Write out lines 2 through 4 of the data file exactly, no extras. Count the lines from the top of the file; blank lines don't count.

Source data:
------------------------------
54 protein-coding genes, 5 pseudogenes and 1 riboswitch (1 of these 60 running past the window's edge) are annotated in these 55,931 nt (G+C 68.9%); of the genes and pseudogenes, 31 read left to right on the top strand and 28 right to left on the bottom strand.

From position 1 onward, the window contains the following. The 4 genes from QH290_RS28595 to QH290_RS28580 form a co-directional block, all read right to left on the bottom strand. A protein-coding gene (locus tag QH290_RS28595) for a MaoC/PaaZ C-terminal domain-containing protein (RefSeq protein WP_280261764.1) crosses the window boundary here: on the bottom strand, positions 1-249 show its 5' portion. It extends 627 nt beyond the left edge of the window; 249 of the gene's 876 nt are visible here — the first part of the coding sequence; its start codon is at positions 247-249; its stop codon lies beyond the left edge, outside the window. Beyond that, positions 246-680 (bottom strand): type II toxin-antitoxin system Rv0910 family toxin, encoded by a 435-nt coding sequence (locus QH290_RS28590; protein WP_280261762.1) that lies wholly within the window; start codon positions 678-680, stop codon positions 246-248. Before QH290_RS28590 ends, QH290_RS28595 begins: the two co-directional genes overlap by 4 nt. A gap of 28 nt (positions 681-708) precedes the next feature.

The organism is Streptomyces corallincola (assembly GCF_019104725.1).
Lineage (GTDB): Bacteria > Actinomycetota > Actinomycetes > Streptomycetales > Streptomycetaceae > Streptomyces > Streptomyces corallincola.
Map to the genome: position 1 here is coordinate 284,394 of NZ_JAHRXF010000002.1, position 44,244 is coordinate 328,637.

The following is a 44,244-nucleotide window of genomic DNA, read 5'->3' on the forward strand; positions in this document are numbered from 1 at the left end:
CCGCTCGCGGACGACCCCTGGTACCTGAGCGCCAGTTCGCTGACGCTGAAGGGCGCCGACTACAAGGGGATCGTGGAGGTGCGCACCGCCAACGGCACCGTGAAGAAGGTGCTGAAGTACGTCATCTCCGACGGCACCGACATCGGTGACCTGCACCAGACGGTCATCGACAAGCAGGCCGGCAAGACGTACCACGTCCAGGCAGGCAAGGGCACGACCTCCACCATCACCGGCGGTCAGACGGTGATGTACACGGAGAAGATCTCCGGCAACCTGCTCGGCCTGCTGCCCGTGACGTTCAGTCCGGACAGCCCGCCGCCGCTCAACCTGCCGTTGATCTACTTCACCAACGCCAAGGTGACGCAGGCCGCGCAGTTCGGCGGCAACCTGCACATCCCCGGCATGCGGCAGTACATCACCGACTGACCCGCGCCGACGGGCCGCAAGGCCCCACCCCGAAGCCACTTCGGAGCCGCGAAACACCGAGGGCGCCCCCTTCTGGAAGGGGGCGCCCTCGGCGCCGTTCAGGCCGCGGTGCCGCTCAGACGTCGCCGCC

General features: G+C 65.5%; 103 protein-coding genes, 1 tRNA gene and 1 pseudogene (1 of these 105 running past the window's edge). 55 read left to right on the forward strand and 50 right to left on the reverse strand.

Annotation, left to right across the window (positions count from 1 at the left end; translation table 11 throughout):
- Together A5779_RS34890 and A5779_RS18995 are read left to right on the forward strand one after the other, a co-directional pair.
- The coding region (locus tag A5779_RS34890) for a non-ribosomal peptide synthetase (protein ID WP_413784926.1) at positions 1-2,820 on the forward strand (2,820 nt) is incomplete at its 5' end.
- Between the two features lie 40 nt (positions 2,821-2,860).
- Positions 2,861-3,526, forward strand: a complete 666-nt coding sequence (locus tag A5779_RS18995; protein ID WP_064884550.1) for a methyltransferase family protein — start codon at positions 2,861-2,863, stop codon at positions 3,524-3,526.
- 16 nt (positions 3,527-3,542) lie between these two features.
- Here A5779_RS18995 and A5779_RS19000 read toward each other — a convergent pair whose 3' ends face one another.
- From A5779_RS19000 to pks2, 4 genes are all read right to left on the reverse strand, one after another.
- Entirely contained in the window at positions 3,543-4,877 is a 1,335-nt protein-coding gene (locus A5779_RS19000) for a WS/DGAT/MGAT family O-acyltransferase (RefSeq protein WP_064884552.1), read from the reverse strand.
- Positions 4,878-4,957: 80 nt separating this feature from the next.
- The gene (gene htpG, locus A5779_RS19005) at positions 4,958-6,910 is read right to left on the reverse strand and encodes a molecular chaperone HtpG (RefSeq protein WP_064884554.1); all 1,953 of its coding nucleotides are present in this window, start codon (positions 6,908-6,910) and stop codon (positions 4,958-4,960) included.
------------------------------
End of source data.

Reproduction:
From position 1 onward, the window contains the following. The 4 genes from QH290_RS28595 to QH290_RS28580 form a co-directional block, all read right to left on the bottom strand. A protein-coding gene (locus tag QH290_RS28595) for a MaoC/PaaZ C-terminal domain-containing protein (RefSeq protein WP_280261764.1) crosses the window boundary here: on the bottom strand, positions 1-249 show its 5' portion. It extends 627 nt beyond the left edge of the window; 249 of the gene's 876 nt are visible here — the first part of the coding sequence; its start codon is at positions 247-249; its stop codon lies beyond the left edge, outside the window. Beyond that, positions 246-680 (bottom strand): type II toxin-antitoxin system Rv0910 family toxin, encoded by a 435-nt coding sequence (locus QH290_RS28590; protein WP_280261762.1) that lies wholly within the window; start codon positions 678-680, stop codon positions 246-248. Before QH290_RS28590 ends, QH290_RS28595 begins: the two co-directional genes overlap by 4 nt. A gap of 28 nt (positions 681-708) precedes the next feature.

The organism is Streptomyces corallincola (assembly GCF_019104725.1).
Lineage (GTDB): Bacteria > Actinomycetota > Actinomycetes > Streptomycetales > Streptomycetaceae > Streptomyces > Streptomyces corallincola.